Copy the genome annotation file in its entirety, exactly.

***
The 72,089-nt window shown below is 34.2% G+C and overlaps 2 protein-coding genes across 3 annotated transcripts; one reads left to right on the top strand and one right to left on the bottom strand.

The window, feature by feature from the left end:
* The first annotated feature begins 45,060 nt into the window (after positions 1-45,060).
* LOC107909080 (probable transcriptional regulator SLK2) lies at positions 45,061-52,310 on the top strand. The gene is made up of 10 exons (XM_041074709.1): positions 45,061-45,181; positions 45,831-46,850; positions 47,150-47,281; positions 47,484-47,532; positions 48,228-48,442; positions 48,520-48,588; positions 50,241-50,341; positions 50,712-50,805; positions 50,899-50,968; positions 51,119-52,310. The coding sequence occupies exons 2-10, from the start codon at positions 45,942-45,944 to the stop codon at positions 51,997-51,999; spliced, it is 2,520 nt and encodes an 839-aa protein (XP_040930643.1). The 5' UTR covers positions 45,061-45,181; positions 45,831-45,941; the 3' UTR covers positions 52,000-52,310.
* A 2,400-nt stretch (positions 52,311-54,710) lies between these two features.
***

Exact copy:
The 72,089-nt window shown below is 34.2% G+C and overlaps 2 protein-coding genes across 3 annotated transcripts; one reads left to right on the top strand and one right to left on the bottom strand.

The window, feature by feature from the left end:
* The first annotated feature begins 45,060 nt into the window (after positions 1-45,060).
* LOC107909080 (probable transcriptional regulator SLK2) lies at positions 45,061-52,310 on the top strand. The gene is made up of 10 exons (XM_041074709.1): positions 45,061-45,181; positions 45,831-46,850; positions 47,150-47,281; positions 47,484-47,532; positions 48,228-48,442; positions 48,520-48,588; positions 50,241-50,341; positions 50,712-50,805; positions 50,899-50,968; positions 51,119-52,310. The coding sequence occupies exons 2-10, from the start codon at positions 45,942-45,944 to the stop codon at positions 51,997-51,999; spliced, it is 2,520 nt and encodes an 839-aa protein (XP_040930643.1). The 5' UTR covers positions 45,061-45,181; positions 45,831-45,941; the 3' UTR covers positions 52,000-52,310.
* A 2,400-nt stretch (positions 52,311-54,710) lies between these two features.